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Eating Jewish: Black-eyed Pea Stew (Lubiya)

As I may have previously mentioned, baking is one of my favorite things to do. When I first entered the kitchen, baking is what I began with. It came easy to me and I knew that if followed the instructions and measurements outlined in a recipe, the results would, more likely than not, turn out to be delicious. I have always felt more confident when it comes to baking and because of this it has become an activity that I try to do as often as possible. I think that it is for these reasons that when trying to decide what to make and write about on Eating Jewish for Rosh Hashanah, I gravitated towards the baked goods in the cookbooks that I looked through. There was an abundance of Rosh Hashanah desserts to choose from, and I wish I could have made them all. Unfortunately meals can’t simply be made up of desserts (although sometimes I wish they could!), and I realized that I was missing savory dishes that could be prepared for the New Year.

Gilda Angel’s cookbook entitled Sephardic Holiday Cooking had a number of tempting savory recipes, including things such as pumpkin bread, leek croquettes and beet salad. However, the recipe that caught my eye was for a black-eyed pea stew. Back-eyed peas were an ingredient that I associated with the cuisine of the Southern United States and I had never previously cooked with them. Yet after looking through cookbooks for Rosh Hashanah recipes I came to realize that these were a traditional ingredient for the New Year among many Sephardic communities as well. Claudia Roden described how a dish of black-eyed peas was served during Rosh Hashanah among her family when she was growing up in Egypt, while Gilda Angel’s cookbook included recipes for black-eyed peas in both the sections for Turkish and Syrian Rosh Hashanah recipes. Black-eyed peas are symbols of abundance, wealth and fertility and are included on the Rosh Hashanah table in the hope that they will help to fill the upcoming year with these qualities.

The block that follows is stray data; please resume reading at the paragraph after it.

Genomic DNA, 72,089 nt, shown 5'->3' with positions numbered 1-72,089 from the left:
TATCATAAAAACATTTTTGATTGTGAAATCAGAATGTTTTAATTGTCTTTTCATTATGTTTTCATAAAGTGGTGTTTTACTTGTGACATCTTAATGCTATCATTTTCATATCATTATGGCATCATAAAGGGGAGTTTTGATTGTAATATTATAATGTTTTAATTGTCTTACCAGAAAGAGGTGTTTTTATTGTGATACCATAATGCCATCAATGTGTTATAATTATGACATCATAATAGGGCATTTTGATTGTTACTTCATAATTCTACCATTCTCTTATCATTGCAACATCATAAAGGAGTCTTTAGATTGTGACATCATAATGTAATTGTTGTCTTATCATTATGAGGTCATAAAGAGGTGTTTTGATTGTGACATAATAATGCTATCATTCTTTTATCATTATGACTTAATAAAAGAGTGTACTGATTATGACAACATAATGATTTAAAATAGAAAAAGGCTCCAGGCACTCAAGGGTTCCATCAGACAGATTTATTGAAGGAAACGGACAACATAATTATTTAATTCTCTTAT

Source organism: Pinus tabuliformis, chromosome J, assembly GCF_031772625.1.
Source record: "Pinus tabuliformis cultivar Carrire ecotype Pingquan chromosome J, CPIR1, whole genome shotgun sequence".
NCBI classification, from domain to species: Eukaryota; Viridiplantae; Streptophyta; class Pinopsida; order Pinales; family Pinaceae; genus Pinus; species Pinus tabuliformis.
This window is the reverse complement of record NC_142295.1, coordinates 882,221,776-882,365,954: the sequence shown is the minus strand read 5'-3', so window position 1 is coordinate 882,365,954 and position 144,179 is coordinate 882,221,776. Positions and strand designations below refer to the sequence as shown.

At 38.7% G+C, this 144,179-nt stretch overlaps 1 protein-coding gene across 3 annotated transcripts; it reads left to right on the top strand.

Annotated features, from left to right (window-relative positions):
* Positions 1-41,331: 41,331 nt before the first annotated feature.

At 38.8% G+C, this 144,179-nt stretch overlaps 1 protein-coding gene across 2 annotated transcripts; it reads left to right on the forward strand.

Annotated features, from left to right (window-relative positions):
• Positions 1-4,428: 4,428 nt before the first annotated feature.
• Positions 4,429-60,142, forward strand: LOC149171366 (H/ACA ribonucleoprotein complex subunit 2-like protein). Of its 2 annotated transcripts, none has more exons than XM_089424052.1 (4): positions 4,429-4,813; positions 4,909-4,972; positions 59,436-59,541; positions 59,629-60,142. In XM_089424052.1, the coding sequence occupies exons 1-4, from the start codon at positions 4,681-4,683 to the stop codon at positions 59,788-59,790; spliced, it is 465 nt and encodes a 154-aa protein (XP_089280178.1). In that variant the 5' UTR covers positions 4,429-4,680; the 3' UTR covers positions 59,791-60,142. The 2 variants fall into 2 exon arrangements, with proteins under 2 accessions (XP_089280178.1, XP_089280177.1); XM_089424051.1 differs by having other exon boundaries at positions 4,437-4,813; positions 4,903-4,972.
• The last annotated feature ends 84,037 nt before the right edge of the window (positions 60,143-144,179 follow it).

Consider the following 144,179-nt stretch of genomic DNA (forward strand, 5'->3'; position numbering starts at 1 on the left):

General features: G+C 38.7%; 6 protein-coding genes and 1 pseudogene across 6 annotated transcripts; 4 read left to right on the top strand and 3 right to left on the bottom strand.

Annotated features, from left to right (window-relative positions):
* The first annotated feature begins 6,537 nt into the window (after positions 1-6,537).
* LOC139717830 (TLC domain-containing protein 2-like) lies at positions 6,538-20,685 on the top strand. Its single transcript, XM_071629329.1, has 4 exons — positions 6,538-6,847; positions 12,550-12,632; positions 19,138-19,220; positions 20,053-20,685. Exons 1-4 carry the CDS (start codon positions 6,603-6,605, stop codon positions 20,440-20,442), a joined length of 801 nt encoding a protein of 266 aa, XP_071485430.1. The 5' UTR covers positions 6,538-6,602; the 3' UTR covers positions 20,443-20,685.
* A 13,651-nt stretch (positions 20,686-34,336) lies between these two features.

The recipe below is an adaptation of the two recipes that were included in Gilda Angel’s cookbook. The first recipe was a simple dish that consisted of black-eyed peas, onions, salt, tomato sauce and broth. The second recipe was more of a stew and along with the black-eyed peas, included garlic, veal, salt, allspice, cinnamon, oregano and paprika. I decided to combine elements of these two recipes because the ingredients of the first recipe created a perfect base to which I could add some more flavor with the spices that were included in the second recipe. This combination created a stew in which the sweetness of the tomato sauce and the warmth of the spices complemented the earthiness of the beans. Although I chose not to add veal to the stew, about 1 ½ to 2 pounds of boneless shoulder veal can be added after the onions and garlic have been sautéed. This could be served as a side dish or as a main course over some rice.

If you haven’t served black-eyed peas at your Rosh Hashanah meals, I think that this dish would be a great way to introduce this food into your New Year’s celebration. Just as black-eyed peas symbolize wealth and abundance, I hope that this dish will help to fill your New Year with both of these things.

Black-eyed Peas Stew (Lubiya)
Adapted from Gilda Angel’s Sephardic Holiday Cooking

3 tablespoons vegetable or olive oil
2 small onions
1 clove garlic
1 teaspoon salt
1 teaspoon paprika
½ allspice
½ cinnamon
1 can (15 ounces) black-eyed peas
4 tablespoons tomato sauce
A few tablespoons tomato paste if you feel the stew needs thickening
2 cups vegetable broth or water

  1. Sauté onion and garlic in oil. Add salt, paprika, oregano, cinnamon to the onions and garlic. Add peas, tomato sauce and broth or water.

  2. Bring to a boil and cook for 5 minutes.

  3. Lower the heat and simmer for 15 minutes.

More on: Food, Recipes,

How to cite this page

Romanow, Katherine. "Eating Jewish: Black-eyed Pea Stew (Lubiya)." 8 September 2010. Jewish Women's Archive. (Viewed on December 19, 2014) <http://jwa.org/blog/eating-jewish-black-eyed-pea-stew>.

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